Wednesday, 28 October 2015

Give me creeping fear any day

Halloween is coming up, and I remember the quiet sort of morbid fun I used to have when I was a kid.

A friend sometimes came round, and we ate baked beans on toast in the old wine cellar of our big house, with a hollowed-out turnip as lighting. That was it.

These days, Halloween has to involve blood and gore, not just spirits and ghosts. Why is that? Haven't we got enough real blood and gore in our everyday lives? Is it because blood and gore are far easier to believe in than spirits and ghosts?

I like fear, not shock.

18 comments:

  1. I never remember " celebrating" halloween as a kid.... We were more bonfire night people.....
    I guess the gore is mostly cartoon in nature ... What worries me more is the fact that the big supermarkets are advertising bottles of cheap spirits with a halloween slant!
    Whats that all about?

    ReplyDelete
    Replies
    1. Us too, but I was a bit obsessed with Pan books. Remember them?

      Delete
  2. I usually receive a warning letter in my letter box that a crowd will descend on Cro Towers, at a certain time, etc. I haven't received anything so far, but no doubt they will turn up as usual.

    ReplyDelete
    Replies
    1. Just after I'd written this, a small girl turned up with a notice.... they'll be here at 6.50pm on Saturday; very precise.

      Delete
    2. Are you sure you don't live in Germany? Maybe it is to try and prevent the French farmers from shooting them?

      Delete
  3. Halloween was not celebrated when I was a child and was never mentioned. We celebrated All Saints Day, the next day, at school but it was a solemn day with extra prayers. I think Halloween has come over here from our American cousins.

    ReplyDelete
    Replies
    1. I think the gore came over here via America, but the dead walked on the Eve before All Hallows.

      Delete
  4. We celebrate the heck out of Halloween here in America. It was one of the biggest highlights of my childhood.

    ReplyDelete
    Replies
    1. Oh, so I can blame you for being flour-bombed as I walk down the street?

      Delete
  5. When our son was little everybody was fascinated that I arranged a little Halloween party (a very harmless&nice thing with pumpkins and sweet jelly spiders and red tomatoe-soup) - meaning: it was in Germany almost unknown. Now it is a big economic event (like jewellery for Mother's Day, or giving bicycles as presents for Easter - the madness!) - everybody dressing up, the shopwindows decorated as for Christmas...

    ReplyDelete
    Replies
    1. Just another thing to hang sales onto.

      Delete
  6. I don't relate much to Halloween somehow, although I loved the fancy dress extravaganza that was New York on 31 October.

    ReplyDelete
    Replies
    1. Any excuse for a good time is good enough.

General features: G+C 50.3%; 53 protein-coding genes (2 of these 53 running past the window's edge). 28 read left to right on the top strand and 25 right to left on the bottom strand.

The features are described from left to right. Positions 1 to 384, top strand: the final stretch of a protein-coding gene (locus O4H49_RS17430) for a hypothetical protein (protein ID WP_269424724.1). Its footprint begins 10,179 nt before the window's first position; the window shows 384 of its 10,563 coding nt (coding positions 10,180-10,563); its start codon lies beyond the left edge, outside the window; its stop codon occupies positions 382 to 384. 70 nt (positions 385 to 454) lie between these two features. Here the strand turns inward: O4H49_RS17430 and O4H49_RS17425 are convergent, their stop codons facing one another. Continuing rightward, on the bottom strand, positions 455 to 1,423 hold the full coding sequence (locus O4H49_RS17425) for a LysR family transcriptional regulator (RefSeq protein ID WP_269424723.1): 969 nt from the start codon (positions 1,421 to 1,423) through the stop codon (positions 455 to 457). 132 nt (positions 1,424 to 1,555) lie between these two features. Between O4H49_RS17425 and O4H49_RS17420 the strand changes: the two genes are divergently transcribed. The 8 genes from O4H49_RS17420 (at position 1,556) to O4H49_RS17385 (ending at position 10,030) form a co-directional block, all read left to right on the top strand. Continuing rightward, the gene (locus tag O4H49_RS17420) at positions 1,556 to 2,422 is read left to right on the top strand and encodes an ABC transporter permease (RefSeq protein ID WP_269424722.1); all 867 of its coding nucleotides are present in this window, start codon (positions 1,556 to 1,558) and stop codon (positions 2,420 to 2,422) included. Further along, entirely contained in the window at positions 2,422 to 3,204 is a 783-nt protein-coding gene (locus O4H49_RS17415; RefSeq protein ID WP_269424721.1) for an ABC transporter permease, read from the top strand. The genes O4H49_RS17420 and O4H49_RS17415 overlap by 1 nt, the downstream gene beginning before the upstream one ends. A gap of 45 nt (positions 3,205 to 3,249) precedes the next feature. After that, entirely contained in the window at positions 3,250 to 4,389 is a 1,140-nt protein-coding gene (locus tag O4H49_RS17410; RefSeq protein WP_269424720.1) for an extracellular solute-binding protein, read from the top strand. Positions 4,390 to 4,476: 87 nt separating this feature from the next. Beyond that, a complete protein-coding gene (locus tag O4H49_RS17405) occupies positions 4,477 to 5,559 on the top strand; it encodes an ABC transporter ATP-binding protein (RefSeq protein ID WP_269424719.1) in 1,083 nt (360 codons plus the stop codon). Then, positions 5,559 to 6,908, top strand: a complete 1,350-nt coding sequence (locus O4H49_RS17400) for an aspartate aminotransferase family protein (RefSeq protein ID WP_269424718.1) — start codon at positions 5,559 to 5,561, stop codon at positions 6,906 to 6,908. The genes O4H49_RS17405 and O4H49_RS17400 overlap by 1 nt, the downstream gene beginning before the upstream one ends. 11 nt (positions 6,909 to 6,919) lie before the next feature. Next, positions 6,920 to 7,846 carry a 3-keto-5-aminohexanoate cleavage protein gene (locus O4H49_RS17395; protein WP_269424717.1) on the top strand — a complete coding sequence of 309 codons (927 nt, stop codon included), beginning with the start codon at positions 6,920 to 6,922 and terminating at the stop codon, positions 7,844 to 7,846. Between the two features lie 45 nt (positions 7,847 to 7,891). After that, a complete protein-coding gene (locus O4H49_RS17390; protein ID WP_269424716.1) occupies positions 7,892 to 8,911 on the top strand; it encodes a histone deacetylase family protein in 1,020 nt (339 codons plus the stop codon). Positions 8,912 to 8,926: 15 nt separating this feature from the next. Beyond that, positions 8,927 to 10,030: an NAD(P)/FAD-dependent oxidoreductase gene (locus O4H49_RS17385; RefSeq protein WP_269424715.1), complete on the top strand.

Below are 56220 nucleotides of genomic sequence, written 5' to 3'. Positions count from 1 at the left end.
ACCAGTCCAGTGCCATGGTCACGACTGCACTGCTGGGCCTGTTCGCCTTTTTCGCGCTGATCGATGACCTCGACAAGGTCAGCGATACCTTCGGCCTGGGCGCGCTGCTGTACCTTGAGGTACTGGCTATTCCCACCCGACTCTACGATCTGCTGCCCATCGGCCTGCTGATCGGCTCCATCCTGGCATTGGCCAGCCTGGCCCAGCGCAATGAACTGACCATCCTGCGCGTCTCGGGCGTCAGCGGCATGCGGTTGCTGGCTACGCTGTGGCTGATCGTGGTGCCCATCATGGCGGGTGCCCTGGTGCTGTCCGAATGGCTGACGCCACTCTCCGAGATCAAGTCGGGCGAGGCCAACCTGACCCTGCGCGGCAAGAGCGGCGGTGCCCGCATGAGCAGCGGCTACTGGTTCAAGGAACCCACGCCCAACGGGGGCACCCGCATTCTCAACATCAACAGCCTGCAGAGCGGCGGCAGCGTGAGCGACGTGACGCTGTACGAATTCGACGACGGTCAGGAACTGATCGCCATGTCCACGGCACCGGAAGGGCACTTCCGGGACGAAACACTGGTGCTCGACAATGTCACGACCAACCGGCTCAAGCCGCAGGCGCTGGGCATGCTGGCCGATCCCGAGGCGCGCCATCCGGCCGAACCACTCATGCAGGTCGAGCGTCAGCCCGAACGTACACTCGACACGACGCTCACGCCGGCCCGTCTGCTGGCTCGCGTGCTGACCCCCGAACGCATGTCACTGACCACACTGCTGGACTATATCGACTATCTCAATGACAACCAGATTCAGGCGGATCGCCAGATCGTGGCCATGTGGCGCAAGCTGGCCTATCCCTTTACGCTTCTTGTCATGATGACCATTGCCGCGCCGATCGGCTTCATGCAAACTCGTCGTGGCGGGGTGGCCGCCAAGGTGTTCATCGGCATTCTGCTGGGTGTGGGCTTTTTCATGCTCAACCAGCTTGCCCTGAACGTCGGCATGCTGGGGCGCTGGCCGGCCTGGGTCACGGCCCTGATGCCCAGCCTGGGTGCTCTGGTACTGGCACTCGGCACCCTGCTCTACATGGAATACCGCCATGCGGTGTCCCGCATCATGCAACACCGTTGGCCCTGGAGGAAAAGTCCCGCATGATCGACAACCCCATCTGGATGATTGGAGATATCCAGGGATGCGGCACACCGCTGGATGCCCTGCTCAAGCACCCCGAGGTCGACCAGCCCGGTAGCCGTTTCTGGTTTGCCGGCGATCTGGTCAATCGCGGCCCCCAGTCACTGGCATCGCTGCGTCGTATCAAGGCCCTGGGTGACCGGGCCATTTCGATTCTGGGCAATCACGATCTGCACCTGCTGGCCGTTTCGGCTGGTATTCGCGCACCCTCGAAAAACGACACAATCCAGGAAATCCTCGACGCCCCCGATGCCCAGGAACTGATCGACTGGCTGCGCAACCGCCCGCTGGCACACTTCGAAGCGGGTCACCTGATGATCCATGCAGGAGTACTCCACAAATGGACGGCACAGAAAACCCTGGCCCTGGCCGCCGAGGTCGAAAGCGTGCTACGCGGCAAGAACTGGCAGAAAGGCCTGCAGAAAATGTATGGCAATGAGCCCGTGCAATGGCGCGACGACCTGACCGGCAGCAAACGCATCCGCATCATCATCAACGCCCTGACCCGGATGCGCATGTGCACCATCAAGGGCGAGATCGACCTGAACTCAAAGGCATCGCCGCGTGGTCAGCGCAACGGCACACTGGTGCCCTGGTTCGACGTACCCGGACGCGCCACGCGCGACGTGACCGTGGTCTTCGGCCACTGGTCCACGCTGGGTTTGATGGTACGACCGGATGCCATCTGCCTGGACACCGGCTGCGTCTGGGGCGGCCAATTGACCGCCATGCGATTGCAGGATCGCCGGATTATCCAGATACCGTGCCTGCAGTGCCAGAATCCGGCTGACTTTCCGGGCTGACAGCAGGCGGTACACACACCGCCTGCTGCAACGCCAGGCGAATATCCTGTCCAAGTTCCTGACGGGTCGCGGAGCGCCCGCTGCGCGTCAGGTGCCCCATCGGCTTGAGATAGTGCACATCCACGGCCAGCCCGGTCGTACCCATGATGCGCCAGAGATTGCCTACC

Delete
  7. We never had any sort of Halloween doings...although All Saints day was acknowledged.....but I do like the idea of the Mexican day of the Dead.

    ReplyDelete
    Replies
    1. Yes, I was thinking of Mexico and all those dancing skeletons. The opening scene from Nosferatu was filmed in a Mexican crypt.

      Delete
  8. I don't think I knew of of Halloween as a kid! My boys never did anything for it either .( They are in their 30's ) It is just an excuse for shops to make pots of money selling " stuff". Some years ago about 6 teenage boys came to our door, saying trick or treat. They were not dressed up at all, and one of them was fingering a knife so that we could see it. My husband started to give them a lecture about protection rackets, and luckily a neighbour, whose plants they had pulled up, came up the drive behind them and they went away. Police were called, and the next day one of them was brought round by his father to apologise.

    ReplyDelete
    Replies
    1. Yes, that is horrible. Maybe the boy became a professional criminal.

      Delete
  9. I can remember ( in the 1950s) insisting on doing "bobbing for apples" in the kitchen when I was about 11. My parents obligingly filled a huge enamel bowl with water and apples and my young sister and I tried to take a bite out of them with hands folded behind our backs. Much hilarity and not much success. I had no idea what the point of it was (though on Googling it is apparently something to do with looking for a husband so not very spooky or day of the dead etc.

    I have been "trick or treating" in the broad afternoon (summer) sunlight in Australia with my grandchildren and all their neighbours. It was great fun and quite harmless opportunity to dress up and use face-paint.

    As a Roman Catholic family November 5th celebrations were disapproved ( honest) but luckily my parents took us to our communal RAF bonfire night event. I loved that and the hot cocoa and baked potatoes.

    ReplyDelete